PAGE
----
Walt Disney Pictures
Director: Brad Bird
Main Cast: Britt Robertson, Raffey Cassidy, George Clooney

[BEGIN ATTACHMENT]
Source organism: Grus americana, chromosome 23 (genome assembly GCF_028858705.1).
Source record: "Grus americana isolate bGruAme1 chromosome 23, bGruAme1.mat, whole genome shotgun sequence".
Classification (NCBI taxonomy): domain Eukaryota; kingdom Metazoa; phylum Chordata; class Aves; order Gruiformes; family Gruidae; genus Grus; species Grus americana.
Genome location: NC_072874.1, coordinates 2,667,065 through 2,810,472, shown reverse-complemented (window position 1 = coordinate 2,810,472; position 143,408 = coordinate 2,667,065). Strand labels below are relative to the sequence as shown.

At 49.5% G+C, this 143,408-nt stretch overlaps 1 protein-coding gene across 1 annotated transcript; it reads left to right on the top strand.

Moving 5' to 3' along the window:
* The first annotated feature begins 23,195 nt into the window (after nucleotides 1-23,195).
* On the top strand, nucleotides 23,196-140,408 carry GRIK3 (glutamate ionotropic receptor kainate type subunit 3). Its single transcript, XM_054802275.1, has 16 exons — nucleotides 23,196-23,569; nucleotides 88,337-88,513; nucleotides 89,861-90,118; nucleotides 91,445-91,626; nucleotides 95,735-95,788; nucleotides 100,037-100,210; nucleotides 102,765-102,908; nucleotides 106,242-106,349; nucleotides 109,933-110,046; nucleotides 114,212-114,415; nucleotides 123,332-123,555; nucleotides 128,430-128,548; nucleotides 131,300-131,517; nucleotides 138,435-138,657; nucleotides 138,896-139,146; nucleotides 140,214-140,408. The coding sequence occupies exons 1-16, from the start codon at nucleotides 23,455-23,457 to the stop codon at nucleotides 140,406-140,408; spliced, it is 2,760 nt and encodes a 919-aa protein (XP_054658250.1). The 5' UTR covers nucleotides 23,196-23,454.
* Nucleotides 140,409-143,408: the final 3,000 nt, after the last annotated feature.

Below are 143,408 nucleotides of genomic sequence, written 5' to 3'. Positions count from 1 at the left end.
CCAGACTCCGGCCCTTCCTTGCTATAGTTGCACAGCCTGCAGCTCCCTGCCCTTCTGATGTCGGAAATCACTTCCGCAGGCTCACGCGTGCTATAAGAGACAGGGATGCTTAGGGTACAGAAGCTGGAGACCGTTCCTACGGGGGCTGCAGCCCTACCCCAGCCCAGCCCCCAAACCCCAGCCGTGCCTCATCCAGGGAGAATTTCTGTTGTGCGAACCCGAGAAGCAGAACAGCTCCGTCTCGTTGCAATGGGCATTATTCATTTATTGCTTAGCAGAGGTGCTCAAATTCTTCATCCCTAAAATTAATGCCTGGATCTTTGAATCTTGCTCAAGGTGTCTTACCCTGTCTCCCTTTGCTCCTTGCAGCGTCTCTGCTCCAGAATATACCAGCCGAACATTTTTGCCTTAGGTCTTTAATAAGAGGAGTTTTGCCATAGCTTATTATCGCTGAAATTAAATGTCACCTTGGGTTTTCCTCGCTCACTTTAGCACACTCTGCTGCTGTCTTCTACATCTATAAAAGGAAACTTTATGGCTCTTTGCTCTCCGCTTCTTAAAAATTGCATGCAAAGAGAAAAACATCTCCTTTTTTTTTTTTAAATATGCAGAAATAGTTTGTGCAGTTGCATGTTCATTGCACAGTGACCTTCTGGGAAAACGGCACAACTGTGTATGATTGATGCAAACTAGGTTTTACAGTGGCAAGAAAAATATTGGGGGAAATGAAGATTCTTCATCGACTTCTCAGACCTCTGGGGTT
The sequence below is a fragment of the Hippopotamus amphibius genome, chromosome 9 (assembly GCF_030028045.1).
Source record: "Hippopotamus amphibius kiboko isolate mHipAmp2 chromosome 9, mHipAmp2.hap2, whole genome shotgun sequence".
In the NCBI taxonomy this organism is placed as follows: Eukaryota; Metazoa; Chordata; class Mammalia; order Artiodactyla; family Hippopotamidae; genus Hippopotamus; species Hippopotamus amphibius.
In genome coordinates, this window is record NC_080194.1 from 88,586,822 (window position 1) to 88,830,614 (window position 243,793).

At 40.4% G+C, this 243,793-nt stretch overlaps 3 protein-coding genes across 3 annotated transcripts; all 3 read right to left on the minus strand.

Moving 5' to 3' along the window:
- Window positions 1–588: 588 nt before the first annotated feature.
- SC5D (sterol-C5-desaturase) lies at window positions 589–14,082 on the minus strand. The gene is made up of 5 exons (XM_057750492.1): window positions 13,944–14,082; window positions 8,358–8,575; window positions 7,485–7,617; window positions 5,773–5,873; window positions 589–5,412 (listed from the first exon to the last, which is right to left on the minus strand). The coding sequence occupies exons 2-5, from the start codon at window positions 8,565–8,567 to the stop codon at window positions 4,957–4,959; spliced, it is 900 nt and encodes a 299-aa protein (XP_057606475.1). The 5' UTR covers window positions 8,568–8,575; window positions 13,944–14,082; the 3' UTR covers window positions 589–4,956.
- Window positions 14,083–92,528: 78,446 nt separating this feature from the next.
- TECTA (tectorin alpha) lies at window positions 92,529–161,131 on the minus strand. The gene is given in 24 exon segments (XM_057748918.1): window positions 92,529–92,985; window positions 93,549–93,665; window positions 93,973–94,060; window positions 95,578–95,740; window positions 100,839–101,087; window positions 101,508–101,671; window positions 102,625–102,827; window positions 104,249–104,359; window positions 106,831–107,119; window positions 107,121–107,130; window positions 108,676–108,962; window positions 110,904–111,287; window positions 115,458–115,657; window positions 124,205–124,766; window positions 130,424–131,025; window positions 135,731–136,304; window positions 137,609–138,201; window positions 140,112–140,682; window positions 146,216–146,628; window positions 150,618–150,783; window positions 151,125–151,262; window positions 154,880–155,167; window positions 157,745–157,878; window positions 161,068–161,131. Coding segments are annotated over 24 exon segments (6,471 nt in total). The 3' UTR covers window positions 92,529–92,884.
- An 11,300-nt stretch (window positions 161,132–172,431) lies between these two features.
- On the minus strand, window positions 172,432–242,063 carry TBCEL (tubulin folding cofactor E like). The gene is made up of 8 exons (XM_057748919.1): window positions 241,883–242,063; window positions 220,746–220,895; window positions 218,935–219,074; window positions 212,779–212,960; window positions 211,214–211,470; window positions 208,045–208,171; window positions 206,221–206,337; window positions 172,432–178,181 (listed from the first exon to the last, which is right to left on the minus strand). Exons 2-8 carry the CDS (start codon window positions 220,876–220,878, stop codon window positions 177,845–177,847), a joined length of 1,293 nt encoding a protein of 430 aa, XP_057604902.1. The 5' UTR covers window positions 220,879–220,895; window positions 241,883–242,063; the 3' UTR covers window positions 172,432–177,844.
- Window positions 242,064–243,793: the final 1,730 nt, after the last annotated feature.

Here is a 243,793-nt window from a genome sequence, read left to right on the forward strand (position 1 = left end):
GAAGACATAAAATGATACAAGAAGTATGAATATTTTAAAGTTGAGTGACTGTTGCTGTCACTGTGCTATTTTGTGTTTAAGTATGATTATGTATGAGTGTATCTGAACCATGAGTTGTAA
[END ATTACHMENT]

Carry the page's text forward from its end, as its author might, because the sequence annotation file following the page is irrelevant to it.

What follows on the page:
What is worthy about Tomorrowland is that it starts out as a typical young-adult exceptionalism fantasy, draws in a few action scenes, an unusual blend of futurist and quasi-steampunk elements, and a standard vision of a technocratic utopia, then gets around to critiquing all that. Basically, the premise is that around the turn of the nineteenth century a group of scientists created a utopian society called “Tomorrowland” in another dimension, freed from all the bureaucracy of the “real world.” Frank Walker (George Clooney) lived there as a child, but was exiled and now lives as a recluse on Earth. A robot friend of his Athena (Raffey Cassidy) then recruits a teenage girl (Britt Robertson) to help him get back to Tomorrowland and fix the thing he built that led to his exile. But, what is most intriguing are two things. First, when the trio does arrive in Tomorrowland, they discover that the problem is not really about science and engineering (“fixing” the device that Walker had built), but about politics, and dislodging the essentially corrupt leader in Tomorrowland David Nix (Hugh Laurie) who knew all along — unlike Walker (?) — how the device was destroying Earth. Basically, the trio realize that people are stupid, but, unlike Laurie’s character, don’t feel that widespread human stupidity justifies allowing the destruction of humanity on Earth. And in that process, they basically stage a violent coup — though the film does not explicitly emphasize this aspect of political revolution, it does happen on screen. Then, with the old regime toppled, Walker sets up a program to recruit new people to Tomorrowland, and in a speech he acknowledges that toppling the old regime was the easy part and what comes next, actually building a better utopia, is the hard part. While the film shows this next phase in a very cursory way, and avoids the sort of difficult theoretical aspects of describing how that hard work should proceed, it at least realistically suggests where the hard work must take place. This is a film for young people, and is rather light entertainment, but at the same time the film’s message is a good one (basically Leninist).